Crystal had told me about the tea – organic greenthread tea grown near Gallup.
I could not stay for Gallup’s farmers’ market to get some but, luckily, on our way back from the Navajo nation to Flagstaff, I found greenthread tea at a gas station on Route 66.
See the packet of Yanabah tea in the pic above, a shot taken on my first day back in the UK, plus homecoming flowers.
Tonight I sit at home sipping Yanabah tea.
I love the taste, reminds me of nettle tea. Like European nettles, greenthread grow wild, its strength-giving properties still intact.
The warmth and strength of Navajo tea sipped in England connects me to my summer in the US, and two conversations I don’t want to forget.
We visited Anna Rondon on the Navajo reservation in New Mexico with my sister and her husband. Several years ago they had made a film on depleted uranium featuring Anna Rondon, the chair of the Navajo Green Economy mission.
Bear with me while I explain about depleted uranium: a by-product of refining uranium ore, which has been mined in the Navajo nation, it causes radioactive hell for the people of Iraq, Afghanistan and the US and UK military.
A green economy provides the Navajo nation with alternative employment to cancer-causing uranium ore mining.
Back to my visit: So here I am in New Mexico for the first time in my life and I have been cooped up in a car or house since leaving Flagstaff that morning.
“I need to go out for a stroll,” I say.
Anna’s daughter, Crystal, gives me directions from the residential street to nearby open land on a rock.
I feel English and befuddled.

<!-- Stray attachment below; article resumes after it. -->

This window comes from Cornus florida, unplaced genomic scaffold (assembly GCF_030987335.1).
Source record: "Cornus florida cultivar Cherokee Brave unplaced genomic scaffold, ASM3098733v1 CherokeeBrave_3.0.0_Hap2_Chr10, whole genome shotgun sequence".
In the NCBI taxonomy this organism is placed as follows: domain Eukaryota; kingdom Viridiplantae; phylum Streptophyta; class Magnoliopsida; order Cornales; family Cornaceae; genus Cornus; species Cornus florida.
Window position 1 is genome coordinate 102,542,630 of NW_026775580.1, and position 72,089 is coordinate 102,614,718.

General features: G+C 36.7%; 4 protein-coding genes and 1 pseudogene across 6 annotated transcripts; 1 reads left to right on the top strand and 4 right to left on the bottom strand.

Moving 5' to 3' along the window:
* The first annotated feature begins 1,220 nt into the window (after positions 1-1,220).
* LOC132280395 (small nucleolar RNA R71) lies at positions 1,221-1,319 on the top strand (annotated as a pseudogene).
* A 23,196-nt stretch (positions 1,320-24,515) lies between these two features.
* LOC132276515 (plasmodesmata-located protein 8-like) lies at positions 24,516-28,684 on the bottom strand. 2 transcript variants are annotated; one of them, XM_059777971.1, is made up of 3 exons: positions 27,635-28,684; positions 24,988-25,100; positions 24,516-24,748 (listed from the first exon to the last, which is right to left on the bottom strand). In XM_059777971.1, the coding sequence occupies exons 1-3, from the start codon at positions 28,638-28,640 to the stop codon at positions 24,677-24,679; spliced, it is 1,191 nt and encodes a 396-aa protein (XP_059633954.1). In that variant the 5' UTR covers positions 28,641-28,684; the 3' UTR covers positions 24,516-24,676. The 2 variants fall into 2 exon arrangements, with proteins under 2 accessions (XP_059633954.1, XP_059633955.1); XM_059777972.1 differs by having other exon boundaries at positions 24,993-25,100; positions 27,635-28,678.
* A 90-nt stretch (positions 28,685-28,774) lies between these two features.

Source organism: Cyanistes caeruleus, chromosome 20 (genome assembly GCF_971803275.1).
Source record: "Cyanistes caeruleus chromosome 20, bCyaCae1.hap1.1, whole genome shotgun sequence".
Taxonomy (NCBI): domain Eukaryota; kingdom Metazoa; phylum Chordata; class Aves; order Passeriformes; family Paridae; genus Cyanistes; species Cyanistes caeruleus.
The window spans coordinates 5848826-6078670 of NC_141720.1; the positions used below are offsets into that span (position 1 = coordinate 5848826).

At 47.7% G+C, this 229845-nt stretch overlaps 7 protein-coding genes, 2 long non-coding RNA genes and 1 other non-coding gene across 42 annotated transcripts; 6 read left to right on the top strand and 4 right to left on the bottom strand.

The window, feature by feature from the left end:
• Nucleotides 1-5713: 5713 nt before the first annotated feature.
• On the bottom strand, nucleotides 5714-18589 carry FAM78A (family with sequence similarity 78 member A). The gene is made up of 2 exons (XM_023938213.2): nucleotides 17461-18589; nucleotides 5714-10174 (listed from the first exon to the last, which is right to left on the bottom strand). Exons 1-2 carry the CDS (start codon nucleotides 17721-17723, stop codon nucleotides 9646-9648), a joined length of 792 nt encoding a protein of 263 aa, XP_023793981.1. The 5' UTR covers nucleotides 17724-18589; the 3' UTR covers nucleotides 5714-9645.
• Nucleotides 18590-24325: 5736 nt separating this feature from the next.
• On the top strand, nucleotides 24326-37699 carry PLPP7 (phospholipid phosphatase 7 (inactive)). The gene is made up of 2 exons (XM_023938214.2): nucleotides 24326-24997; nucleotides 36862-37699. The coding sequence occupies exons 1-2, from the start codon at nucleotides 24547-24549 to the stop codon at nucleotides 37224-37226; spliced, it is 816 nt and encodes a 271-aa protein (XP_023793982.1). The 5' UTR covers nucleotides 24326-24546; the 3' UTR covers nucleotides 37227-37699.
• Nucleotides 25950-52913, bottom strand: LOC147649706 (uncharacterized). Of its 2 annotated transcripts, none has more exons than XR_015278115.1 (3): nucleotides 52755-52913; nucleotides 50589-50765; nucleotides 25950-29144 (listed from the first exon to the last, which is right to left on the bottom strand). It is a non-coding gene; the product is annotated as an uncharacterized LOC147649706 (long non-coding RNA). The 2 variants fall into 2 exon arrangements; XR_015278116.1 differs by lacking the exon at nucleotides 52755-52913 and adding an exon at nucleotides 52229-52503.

Crystal patiently explains: “Follow the trail.”
Then she adds: “Sometimes we make our own trail.”
On the rock, I feel like a child allowed out to play.
“Sometimes we make our own trail”. Stays in my mind.
I leave the stony path feeling brave. I only take a ten-minute detour but feels like the start of a good practice.
That was the first conversation I don’t want to forget.
The next day Anna Rondon takes us to a Sun Dance in the heart of the nation.
On the way she tells me more about her work building an eco-economy for the nation. New Mexico has the resources to make solar power work all the year round.
She does not use the word “sustainable” to describe her work. On purpose.
I rejoice – I have always disliked that word because a) it has too many syllables b) no one really knows what it means.
We both agree – “sustainable” has become a meaningless word co-opted by corporations to improve their image.
Instead Anna Rondon uses the Dine (Navajo) term to describe how to make a living in harmony with the earth: lifeways.
Native American lifeways have been inspiring the green movement for decades.
So, that is the second conversation I don’t want to forget.